Sales Objection 4: Lack of Buy-In
- Objection: “I like the sound of your product, but I would also need to get the CMO and CTO on board to make this happen.”
- Response: “I totally understand! In order to make your decision as easy as possible, I’m going to go ahead and send you a one-sheet that highlights some of the specific marketing benefits of our product for you to forward to your CMO. I’m also going to share a document with you that clearly outlines all of our technical specs, so you can make sure that you and your CTO are on the same page.”
If you’re in B2B sales (especially if you’re selling complex or high-ticket solutions) there is rarely a single decision maker in a buying process. Even if you reach high and get an executive on the phone, that doesn’t mean that executive has the authority to make a decision unilaterally. In Babette Ten Haken’s fantastic book Do You Mean Business? she describes giving a sales pitch to a room full of executives. However, they were all looking toward a lead engineer to actually make the decision.
You need to find out who actually has the authority to make a buying decision (it’s often more than one person). If the first person you talk to isn’t a unilateral decision maker, your goal is to help them sell your product for you to the other decision makers involved. For example, say you convince a CMO that your software can help her commercial real-estate firm. But she also makes it clear that she’ll need a CIO’s approval before making a purchase. In this case you could send that CMO IT-focused content that she can show to her CIO to help gain approval. That way, before you even have a call with the CIO, some of your work will be done for you.
Sales Objection 5: Timing
- Objection: “How about you follow up in Q4?”
- Response: “I get where you’re coming from, but before you make that decision, let’s talk about exactly how much revenue your company can gain over the next 6 months by considering this now.”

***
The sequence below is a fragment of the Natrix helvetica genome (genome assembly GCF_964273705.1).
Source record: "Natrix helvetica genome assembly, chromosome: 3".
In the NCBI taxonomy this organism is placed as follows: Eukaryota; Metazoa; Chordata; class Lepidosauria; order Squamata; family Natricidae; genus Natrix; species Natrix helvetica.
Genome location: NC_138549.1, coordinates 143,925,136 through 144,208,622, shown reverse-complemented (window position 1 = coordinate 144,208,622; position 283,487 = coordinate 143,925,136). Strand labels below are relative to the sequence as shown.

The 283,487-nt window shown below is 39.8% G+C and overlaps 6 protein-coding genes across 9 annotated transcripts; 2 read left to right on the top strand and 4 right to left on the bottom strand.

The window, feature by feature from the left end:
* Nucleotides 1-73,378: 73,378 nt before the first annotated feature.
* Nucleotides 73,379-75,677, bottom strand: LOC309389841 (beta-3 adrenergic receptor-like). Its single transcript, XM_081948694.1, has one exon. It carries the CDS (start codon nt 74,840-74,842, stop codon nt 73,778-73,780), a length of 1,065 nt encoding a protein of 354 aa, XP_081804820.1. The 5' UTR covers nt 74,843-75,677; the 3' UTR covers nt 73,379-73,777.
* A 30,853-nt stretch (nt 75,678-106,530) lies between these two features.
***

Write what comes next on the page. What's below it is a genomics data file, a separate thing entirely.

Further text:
They say timing is everything. But more prospects are probably telling you to get back to them in six months to be polite than because anything will really change during that time frame. To handle this objection, try to set up a “five minute” exploratory call as quickly as possible. Let them know that you’d rather not waste their time following up again if your product isn’t a fantastic fit. Once on the call, try to discern if there is a very specific reason why your prospect want to wait. For example, if the company doesn’t have budget at the moment, but they’re in the process of closing a big funding round, you probably want to wait and then follow up after they’re funded.
But far more often they are simply procrastinating and you can overcome this objection by convincing them of what they have to lose by not investing in your solution right away. If you can offer up some revenue projections of what they could gain over the next 6 months by investing in your solution, you can inspire them to make changes sooner.
Another way to handle this objection is with fact-based research that discusses changes in their industry. Your goal should be to convince them that in order to truly remain competitive they need to make changes quickly. Let them know what the cost of waiting really is.
Looking for more ways to take your prospecting game to the next level? Our free Ultimate Sales Discovery Call Cheat Sheet arms you with the most important questions to ask prospects in order to qualify leads and close deals.